The full title of the book is: Rules for drawing the several parts of architecture in a more exact and easy matter than has been heretofore practised, by which all fractions, in dividing the principal members and their parts, are avoided.
The book is quite large, it has a height of 48cms, a width of 28cms and a thickness of 3,5cms. This rather large size is required to attain large enough illustrations that show the drawing methods in enough detail. The thickness is reached by having over 200 pages and a rather thick outer binding. It’s a second edition printed by W. Bowyer in London in 1726. This book was written and illustrated by James Gibbs. He was one of Britain’s most influential architects. His works delt a lot with the transition from the Baroque Architecture and the Palladian Architecture.
It reveals to be a very descriptive and detailed book. It’s not addressed to people who have just started out in Architecture. It’s for people who already know all the basics and want to further perfect their methods. Although it seems to be set out to be for people with some experience I’m sure it’s no mistake to check it out as a beginner as well. “Drawing in a more exact and easy matter” always is a valuable lesson, whether a beginner or experienced.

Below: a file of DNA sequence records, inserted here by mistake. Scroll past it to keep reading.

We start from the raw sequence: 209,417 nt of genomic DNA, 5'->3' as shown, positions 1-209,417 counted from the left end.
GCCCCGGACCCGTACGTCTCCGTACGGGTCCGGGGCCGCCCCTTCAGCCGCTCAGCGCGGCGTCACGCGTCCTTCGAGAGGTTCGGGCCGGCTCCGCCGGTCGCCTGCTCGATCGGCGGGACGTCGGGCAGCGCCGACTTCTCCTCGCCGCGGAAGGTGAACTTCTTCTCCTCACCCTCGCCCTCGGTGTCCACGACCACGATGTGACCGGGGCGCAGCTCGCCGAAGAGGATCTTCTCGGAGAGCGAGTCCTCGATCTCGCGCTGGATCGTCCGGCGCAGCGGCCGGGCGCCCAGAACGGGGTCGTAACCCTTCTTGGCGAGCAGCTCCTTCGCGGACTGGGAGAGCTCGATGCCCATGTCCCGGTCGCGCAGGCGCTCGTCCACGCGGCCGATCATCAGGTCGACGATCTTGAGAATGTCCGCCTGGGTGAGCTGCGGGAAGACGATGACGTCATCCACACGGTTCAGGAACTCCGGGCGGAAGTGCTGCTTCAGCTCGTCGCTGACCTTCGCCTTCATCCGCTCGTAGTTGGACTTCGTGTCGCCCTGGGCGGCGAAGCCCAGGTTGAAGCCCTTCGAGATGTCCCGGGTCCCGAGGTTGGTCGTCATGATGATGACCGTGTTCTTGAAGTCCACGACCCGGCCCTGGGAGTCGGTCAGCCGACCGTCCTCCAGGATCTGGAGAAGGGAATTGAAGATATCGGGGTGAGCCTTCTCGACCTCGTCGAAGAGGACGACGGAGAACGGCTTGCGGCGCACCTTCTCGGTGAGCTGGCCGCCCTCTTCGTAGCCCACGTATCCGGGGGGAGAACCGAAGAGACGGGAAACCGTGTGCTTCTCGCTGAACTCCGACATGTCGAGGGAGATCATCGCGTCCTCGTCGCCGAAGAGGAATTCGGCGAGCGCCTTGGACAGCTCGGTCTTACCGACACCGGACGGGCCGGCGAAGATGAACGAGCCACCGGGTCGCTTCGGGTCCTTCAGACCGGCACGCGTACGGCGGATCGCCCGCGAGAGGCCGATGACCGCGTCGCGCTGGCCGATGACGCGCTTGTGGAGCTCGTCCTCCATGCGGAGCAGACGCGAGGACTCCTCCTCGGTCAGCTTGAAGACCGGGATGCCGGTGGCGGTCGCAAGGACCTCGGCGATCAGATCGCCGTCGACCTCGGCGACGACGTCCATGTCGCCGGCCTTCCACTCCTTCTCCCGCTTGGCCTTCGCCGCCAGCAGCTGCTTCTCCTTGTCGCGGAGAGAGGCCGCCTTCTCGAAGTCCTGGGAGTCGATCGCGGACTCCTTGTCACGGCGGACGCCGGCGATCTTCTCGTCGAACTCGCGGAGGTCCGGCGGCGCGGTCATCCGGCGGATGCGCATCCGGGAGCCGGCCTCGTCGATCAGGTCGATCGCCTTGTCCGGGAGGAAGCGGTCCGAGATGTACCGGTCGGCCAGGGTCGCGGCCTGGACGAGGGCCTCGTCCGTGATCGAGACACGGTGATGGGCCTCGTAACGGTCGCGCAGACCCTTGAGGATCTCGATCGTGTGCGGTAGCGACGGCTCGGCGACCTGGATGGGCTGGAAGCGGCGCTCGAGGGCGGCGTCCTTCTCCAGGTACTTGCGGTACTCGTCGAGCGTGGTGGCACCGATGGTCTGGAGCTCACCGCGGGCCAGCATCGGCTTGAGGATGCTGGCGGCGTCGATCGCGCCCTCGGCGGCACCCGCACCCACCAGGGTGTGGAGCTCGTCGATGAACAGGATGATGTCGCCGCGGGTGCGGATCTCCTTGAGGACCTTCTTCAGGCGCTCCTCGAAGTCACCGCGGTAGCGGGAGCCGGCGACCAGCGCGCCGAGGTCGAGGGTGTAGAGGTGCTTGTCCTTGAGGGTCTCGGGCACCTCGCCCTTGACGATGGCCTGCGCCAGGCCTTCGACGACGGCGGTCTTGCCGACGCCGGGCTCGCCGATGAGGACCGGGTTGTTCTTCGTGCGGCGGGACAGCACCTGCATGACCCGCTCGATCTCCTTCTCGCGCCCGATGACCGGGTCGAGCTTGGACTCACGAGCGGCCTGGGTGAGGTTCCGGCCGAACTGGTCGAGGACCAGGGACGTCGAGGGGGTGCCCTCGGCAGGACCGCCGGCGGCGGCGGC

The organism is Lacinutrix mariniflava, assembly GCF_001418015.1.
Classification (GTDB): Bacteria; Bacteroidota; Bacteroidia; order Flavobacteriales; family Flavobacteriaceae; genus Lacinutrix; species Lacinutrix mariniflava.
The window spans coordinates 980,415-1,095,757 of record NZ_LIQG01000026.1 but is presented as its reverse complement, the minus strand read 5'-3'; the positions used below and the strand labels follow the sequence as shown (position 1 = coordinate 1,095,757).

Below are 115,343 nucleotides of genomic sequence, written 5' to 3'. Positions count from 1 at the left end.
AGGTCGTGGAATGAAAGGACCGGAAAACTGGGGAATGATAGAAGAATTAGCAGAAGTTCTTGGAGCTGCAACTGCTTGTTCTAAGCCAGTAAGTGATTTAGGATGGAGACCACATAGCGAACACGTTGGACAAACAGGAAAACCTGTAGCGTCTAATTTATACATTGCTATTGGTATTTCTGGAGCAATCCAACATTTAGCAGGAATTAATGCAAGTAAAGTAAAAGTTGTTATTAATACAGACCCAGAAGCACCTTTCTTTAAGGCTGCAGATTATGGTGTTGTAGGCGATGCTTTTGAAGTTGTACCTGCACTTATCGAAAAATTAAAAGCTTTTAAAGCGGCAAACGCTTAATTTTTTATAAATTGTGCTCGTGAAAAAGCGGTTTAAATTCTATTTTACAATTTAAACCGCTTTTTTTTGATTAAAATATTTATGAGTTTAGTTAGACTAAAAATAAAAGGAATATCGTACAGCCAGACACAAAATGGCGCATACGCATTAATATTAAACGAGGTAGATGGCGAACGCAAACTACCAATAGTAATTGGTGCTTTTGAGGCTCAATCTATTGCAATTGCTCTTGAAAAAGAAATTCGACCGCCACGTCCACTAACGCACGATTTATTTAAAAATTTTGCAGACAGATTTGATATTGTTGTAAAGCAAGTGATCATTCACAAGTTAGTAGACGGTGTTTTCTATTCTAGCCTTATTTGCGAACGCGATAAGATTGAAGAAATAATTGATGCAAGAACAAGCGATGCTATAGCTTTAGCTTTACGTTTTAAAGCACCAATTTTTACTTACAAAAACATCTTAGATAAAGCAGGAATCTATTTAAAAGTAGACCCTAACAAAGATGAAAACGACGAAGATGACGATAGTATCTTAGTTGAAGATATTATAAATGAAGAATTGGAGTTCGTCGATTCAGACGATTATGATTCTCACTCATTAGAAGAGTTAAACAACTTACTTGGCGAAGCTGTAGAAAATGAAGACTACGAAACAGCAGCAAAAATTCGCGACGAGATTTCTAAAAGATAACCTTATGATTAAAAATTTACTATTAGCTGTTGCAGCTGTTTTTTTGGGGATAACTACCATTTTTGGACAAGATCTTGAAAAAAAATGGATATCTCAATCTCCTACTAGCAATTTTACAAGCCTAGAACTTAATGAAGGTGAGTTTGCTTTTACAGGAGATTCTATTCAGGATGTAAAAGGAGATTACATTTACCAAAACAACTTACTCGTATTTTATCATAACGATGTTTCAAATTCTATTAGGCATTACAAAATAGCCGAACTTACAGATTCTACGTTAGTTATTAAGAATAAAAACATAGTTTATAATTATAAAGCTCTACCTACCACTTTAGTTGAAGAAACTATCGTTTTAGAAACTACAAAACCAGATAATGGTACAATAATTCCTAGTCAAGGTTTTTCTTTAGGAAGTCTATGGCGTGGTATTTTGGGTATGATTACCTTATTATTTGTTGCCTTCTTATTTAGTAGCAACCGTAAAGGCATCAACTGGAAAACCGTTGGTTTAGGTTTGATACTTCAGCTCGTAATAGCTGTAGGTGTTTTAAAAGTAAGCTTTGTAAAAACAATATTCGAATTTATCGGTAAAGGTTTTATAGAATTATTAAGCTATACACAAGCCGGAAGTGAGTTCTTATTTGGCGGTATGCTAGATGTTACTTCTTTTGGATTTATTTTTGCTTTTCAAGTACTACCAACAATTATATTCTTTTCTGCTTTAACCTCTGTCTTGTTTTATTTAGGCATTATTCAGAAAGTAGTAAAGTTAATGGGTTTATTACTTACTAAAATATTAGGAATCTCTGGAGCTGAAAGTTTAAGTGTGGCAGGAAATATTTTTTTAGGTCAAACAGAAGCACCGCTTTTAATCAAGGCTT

On the 6th page of the book there is a list of contents. The book is divided into 64 chapters starting at I: Of the Five Orders in general and their principal Parts and ending on LXIV: The Corinthian Modillion explained. The different chapters refer to different cornices, capitals, entablatures, columns, etc.
There are quite a lot of illustrations easing the explanation of the written text. The book talks about a very practical matter; therefore, it is best to explain what is meant in technical sketches. There are a lot of very detailed sketches of columns and cornices.